“The medical and social problems of Indigenous people are certainly real, but should residential schools be indicted as the chief or even a major cause? The research is poor and the evidence unconvincing.”
By Tom Flanagan
“TRAUMA” IS A GREEK WORD meaning wound or injury. Its original and still current use in medicine is to describe physical injuries, such as whiplash after a car accident. More recently, it has been widely used to describe psychological stress caused by wars and natural catastrophes, i.e. Post-Traumatic Stress Syndrome. An even further and more recent extension has applied the concept of trauma to whole peoples or nations, as in the phrase “historical trauma.”
Historical trauma is not a bad way to describe what happened to the original peoples of what is now Canada. The coming of the Europeans brought killer diseases against which they had no inherited immunity. It eroded their traditional way of life and made them a small demographic minority in a new nation. Of course, this did not happen all at once. The fur trade was a boon to the Indians and Inuit in much of Canada. By bringing new technologies and opportunities for trade, it raised their standard of living, even though possession of new weapons also touched off new wars. But in the long run the advance of European civilization was devastating for the natives, as agriculture, resource exploitation, and industrial production became the motors of the new economy. Indians found themselves pushed into Indian reserves, where they were protected from extermination but were also made remote from economic progress.
So there is no question that history dealt the First Nations a bad hand. But it is another question whether residential schools are particularly responsible for their plight. It is commonly asserted today that residential schools are responsible for the “intergenerational trauma” of Indigenous people by having cut them off from their traditional languages and cultures. It is further said that the schools, by removing children from their parents, damaged their sense of family life, so that they were unable to become good parents when it was their turn to marry and raise families. Thus the damage was passed from generation to generation, resulting in the ills that plague Indigenous people today: lower life expectancy, higher disease morbidity, alcohol and drug abuse, unemployment, crime, and so on.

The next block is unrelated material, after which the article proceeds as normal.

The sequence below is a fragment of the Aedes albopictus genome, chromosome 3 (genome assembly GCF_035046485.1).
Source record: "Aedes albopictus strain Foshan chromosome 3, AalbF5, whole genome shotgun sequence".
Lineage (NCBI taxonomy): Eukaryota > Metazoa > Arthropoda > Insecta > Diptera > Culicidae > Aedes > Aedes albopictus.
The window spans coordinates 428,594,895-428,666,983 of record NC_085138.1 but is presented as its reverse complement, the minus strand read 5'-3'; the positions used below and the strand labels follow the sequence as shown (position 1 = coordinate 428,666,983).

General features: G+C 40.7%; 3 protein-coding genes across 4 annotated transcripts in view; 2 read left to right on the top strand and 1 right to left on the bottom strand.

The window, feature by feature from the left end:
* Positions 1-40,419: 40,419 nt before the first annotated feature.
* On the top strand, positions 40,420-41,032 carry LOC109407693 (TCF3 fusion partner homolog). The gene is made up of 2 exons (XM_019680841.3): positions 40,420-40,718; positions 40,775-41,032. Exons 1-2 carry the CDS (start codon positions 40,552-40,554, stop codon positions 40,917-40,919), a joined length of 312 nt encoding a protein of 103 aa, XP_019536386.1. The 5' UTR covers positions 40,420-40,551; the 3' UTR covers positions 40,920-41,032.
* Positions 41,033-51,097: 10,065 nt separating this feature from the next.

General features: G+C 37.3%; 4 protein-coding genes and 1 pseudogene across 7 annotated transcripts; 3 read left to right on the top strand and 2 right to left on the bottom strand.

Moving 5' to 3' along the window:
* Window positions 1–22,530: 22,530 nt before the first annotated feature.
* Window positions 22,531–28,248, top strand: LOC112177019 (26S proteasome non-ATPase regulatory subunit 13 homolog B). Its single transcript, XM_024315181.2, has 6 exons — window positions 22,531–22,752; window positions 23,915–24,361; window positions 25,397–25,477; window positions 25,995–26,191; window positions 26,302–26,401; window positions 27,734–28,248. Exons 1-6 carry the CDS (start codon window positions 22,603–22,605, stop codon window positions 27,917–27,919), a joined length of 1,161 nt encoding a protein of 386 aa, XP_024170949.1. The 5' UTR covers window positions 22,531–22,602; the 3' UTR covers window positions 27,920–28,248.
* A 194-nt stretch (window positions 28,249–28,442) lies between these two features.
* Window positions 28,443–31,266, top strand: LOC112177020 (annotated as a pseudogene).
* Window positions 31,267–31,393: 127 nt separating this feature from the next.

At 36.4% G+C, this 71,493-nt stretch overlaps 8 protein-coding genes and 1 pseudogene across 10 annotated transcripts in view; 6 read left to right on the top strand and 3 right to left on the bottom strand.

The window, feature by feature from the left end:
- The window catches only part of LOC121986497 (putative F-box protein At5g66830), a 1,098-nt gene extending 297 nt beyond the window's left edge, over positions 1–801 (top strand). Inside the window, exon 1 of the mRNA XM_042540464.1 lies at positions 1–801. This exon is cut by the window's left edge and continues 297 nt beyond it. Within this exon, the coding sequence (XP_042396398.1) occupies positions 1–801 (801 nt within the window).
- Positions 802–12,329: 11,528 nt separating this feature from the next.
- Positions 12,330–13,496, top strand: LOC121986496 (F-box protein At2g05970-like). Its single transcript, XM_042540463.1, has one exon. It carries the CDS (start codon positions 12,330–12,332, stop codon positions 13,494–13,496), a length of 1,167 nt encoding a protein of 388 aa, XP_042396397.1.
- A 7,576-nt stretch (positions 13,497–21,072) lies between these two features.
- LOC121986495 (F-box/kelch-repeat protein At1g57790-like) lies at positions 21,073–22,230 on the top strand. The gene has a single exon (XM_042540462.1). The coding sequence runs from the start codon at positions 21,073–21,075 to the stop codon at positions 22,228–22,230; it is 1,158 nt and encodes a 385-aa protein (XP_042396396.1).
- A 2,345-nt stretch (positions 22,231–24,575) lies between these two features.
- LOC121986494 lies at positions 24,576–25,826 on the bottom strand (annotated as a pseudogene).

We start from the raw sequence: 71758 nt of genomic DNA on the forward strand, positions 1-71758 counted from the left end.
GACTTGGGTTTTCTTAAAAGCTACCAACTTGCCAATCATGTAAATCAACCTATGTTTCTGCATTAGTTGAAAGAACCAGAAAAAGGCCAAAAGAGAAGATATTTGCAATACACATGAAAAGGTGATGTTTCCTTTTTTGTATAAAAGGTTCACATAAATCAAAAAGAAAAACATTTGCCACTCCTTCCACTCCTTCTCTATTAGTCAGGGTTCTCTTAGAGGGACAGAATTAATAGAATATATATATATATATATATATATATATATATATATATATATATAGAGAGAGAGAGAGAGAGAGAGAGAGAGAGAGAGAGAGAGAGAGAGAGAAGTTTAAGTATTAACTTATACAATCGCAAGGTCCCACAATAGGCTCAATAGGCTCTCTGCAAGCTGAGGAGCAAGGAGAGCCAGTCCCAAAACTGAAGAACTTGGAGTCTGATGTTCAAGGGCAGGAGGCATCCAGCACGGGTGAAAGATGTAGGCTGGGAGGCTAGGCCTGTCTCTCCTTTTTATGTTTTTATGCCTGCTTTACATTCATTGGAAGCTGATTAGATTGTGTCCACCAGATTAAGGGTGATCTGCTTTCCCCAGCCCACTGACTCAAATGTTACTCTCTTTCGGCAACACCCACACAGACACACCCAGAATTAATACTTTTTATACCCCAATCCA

The legacy media routinely present the thesis of intergenerational trauma from the residential school experience as if it were an established fact. A typical example is a CBC story from 2021 entitled “How residential school trauma of previous generations continues to tear through Indigenous families: Trauma can have physical and mental effects for six generations, Indigenous health experts say.” The format of such stories has become stylized: a brief, highly torqued portrait of residential schools, a few quotes from “experts,” and a couple of personal accounts. But at least one of the stories is far from heart-rending. It concerns a woman who is now a tenured professor of public health at the University of Toronto. She says her parents went to residential school, and she was largely raised in foster homes. "My kids have to deal with this sort of, sometimes crazy, sometimes unstable mom, because I didn't have parents because they went to residential school," she says, adding that she didn’t like to go to parent-teacher conferences for her four children because they “evoked negative feelings.”
But by any reasonable standard, this woman’s life ought to be considered an inspiration, not a disaster. After a difficult childhood, she earned a Ph.D. in child psychology, now holds a tenured position at one of Canada’s most prestigious universities, and seems to have successfully (she doesn’t say otherwise) mothered four children. She would be a viable candidate for super-woman! Whatever intergenerational traumas she claims to have suffered, they haven’t kept her from achieving extraordinary success.
Behind these superficial stories in the media lies a body of academic research, the findings of which need to be scrutinized more carefully. There are numerous methodological reasons to be cautious about what is reported in this literature.
First, with a tip of the deerstalker hat to Sherlock Holmes, there is a dog that didn’t bark. The obvious first step in research should have been to compare the life outcomes of those who attended residential school to those who did not. Were there differences in variables such as income, employment history, educational attainment, quality of housing, family stability, use of drugs and alcohol, obesity, and other objectively diagnosable medical conditions? Among those who attended residential school, a further investigation, on the dose-response model in medicine, would be to see if a longer period of attendance was correlated with more negative outcomes, as would be predicted by the standard indictment of the schools.
Unfortunately, almost none of this research has been done. A golden opportunity was missed in the First Nations Regional Health Survey (RHS), carried out in the years 2008-2010. In this major effort funded by a consortium of government agencies, researchers carried out more than 21,000 interviews on Indian reserves across Canada. Reserves and individuals were randomly selected in a two-stage sampling framework. The survey included questions about residential school attendance as well as the objective life-outcome variables mentioned above. Yet the researchers published few comparisons of objective outcomes of IRS attendees against others, even though the report is critical of residential schools in several places. They did say that those who attended residential school were more likely to report having been diagnosed with at least one chronic health condition, but that finding means little because attendees were much older on average than other respondents, and age is notoriously associated with chronic health problems. The report contains nothing on how IRS attendees performed with respect to income, employment, housing, and other obviously important, objectively measurable variables.